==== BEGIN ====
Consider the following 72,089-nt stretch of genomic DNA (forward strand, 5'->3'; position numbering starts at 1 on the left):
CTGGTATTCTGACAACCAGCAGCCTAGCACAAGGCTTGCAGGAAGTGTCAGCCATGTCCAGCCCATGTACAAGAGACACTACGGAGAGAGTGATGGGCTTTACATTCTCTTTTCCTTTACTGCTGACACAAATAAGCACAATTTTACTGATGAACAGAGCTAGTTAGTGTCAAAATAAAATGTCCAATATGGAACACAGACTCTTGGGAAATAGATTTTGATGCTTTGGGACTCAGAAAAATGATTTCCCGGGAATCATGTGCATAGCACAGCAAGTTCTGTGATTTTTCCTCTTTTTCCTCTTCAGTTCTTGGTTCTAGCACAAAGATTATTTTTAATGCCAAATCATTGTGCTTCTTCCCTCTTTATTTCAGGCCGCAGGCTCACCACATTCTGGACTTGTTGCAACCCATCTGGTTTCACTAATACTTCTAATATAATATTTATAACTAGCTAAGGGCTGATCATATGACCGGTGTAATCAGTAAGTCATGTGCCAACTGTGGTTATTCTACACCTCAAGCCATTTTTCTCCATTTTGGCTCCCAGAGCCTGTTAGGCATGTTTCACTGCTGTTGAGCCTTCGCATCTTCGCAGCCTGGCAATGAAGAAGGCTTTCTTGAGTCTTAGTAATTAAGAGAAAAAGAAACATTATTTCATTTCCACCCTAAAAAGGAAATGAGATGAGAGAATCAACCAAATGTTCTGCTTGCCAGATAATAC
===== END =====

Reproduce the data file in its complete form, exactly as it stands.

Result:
Consider the following 72,089-nt stretch of genomic DNA (forward strand, 5'->3'; position numbering starts at 1 on the left):
CTGGTATTCTGACAACCAGCAGCCTAGCACAAGGCTTGCAGGAAGTGTCAGCCATGTCCAGCCCATGTACAAGAGACACTACGGAGAGAGTGATGGGCTTTACATTCTCTTTTCCTTTACTGCTGACACAAATAAGCACAATTTTACTGATGAACAGAGCTAGTTAGTGTCAAAATAAAATGTCCAATATGGAACACAGACTCTTGGGAAATAGATTTTGATGCTTTGGGACTCAGAAAAATGATTTCCCGGGAATCATGTGCATAGCACAGCAAGTTCTGTGATTTTTCCTCTTTTTCCTCTTCAGTTCTTGGTTCTAGCACAAAGATTATTTTTAATGCCAAATCATTGTGCTTCTTCCCTCTTTATTTCAGGCCGCAGGCTCACCACATTCTGGACTTGTTGCAACCCATCTGGTTTCACTAATACTTCTAATATAATATTTATAACTAGCTAAGGGCTGATCATATGACCGGTGTAATCAGTAAGTCATGTGCCAACTGTGGTTATTCTACACCTCAAGCCATTTTTCTCCATTTTGGCTCCCAGAGCCTGTTAGGCATGTTTCACTGCTGTTGAGCCTTCGCATCTTCGCAGCCTGGCAATGAAGAAGGCTTTCTTGAGTCTTAGTAATTAAGAGAAAAAGAAACATTATTTCATTTCCACCCTAAAAAGGAAATGAGATGAGAGAATCAACCAAATGTTCTGCTTGCCAGATAATAC